Basically, the answer is simple. Check what your machine costs. That awful hunk of junk that is the Krups ProAroma costs under $80. A replacement glass carafe costs about $25.
Who wouldn’t take their lumps (and the total of $105) and just get a machine with far superior thermal carafe that produces better joe?
Of course, if the machine in question is very expensive — specifically the Moccamaster or the Breville the Precision Brewer — things couldn’t be more different. A new carafe for just over $50 is definitely worth it to keep getting javalicious joe out of your $300 machine.
The good news is that at a least a couple of brands, including Ninja, present a third solution to the broken carafe problem: coffee makers that work with just about any receptacle.
Thanks to the Multi-Serve dial, the Ninja Specialty coffee maker automatically brews in different container sizes, ranging from small 9.5-ounce cups to 43-ounce carafes. As long as the substitute carafe is of an appropriate diameter and can be securely placed below the brew basket, you can use whatever you want. Like, say, your Chemex, which is now suddenly a multipurpose device. Now, that’s resource optimization!
Hopefully other manufactures will soon follow suit. Because truth be told, spare parts for coffee makers often aren’t worth it. On a lot of models, the things most likely to need replacing, such as carafes, came with exorbitant price tags.
Decision, Decisions: Coffee Maker or Super-Automatic Espresso Machine? What's Right for You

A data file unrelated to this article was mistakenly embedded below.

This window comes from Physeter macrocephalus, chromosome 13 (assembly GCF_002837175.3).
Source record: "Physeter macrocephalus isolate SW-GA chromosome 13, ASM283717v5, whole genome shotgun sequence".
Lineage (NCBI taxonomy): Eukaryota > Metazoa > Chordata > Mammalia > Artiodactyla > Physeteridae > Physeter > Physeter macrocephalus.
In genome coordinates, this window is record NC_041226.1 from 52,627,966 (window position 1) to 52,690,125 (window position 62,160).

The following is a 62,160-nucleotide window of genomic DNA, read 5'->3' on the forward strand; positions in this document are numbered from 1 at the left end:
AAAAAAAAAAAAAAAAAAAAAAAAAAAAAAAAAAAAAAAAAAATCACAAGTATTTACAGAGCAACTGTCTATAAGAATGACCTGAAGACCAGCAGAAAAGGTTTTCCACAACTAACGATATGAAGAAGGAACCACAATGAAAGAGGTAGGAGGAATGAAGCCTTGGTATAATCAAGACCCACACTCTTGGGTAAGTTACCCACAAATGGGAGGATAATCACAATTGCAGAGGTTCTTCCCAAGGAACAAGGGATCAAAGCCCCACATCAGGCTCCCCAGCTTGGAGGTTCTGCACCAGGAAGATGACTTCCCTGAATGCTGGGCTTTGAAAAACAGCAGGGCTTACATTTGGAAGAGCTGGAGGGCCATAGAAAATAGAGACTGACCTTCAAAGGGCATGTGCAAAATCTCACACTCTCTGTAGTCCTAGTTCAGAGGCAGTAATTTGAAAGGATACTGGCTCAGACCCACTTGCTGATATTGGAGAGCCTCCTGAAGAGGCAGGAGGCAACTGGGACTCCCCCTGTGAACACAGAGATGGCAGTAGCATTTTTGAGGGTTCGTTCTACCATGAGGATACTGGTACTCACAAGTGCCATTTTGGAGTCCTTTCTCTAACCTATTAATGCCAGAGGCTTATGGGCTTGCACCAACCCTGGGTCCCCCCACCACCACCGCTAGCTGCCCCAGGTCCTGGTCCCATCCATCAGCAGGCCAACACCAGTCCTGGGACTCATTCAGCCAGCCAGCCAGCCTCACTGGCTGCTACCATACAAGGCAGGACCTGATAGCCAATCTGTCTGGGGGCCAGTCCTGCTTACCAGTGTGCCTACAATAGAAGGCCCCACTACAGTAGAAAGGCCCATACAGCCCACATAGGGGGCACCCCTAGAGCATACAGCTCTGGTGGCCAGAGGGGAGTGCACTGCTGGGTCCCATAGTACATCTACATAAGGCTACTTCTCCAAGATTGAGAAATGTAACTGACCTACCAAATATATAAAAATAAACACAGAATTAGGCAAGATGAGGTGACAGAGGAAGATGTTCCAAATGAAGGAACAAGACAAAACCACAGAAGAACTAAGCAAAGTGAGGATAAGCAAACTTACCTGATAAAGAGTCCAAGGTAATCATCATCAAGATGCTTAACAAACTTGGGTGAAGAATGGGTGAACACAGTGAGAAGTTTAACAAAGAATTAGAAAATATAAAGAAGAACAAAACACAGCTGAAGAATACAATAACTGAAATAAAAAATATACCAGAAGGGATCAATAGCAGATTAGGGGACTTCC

If I had a dollar for every time someone asked whether a coffee maker or super-automatic espresso machine is the better choice, I’d be rich. The question comes up so often mainly because people are confused about the kind of coffee each of the machines actually make. Plus, the marketing doesn’t help.
You thought super-automatic machines were sexy and drip-coffee machines were as their name suggests — drips. Not anymore. That’s because the new generation, like the Moccamaster and its clones, are totally instagrammable and are putting the spotlight back on these machines.
I’ve come to love both. Above all, drip-coffee makers just keep getting better as they increasingly take their cue from coffee’ holy grail — manual pour-over drippers. All that aside, I’d like to give you a few tips on how to choose what will work best for you.
How Much Coffee do You Drink?
Do you only drink a small cup of coffee every day or does it take a giant pot each to get you and everyone else in the household on the clock?
Although more and more super-automatic coffee machines feature a “long coffee” function, which produces a bigger quantity in one go, coffee makers are still the first choice for bigger batches.
By the same token, manufacturers are catering to WFH singles with single-serve coffee makers like the Moccamaster Cup One that make one great cup at time – so the second or third cup of the day isn’t cold, stale or burnt but just as fresh as the first.
If you only need one or two cups, I’d personally go a totally different route and look into a French press, etc. Once you’ve nailed all the variables, this is faster and more efficient than a machine.
The only problem is that it’s hard to switch things up. If mom is always jonesing for a latte, but dad would rather get his fix with an espresso, then a super-automatic espresso machine is the better option. Otherwise you’re just handing over all that money you supposedly “saved” by getting a drip-coffee machine to the coffee chain around the corner.
Since I started using a super-automatic machine, I’ll only leave home for a specialty coffee out of professional curiosity or when away on longer trips. Not because I’m dying for a break from the ho-hum stuff from my coffee brewer.
Milk froth alone is not a good reason to jump on the super-automatic bandwagon. A milk frother will give you that without skimping on the quality.
How Tight is Your Budget?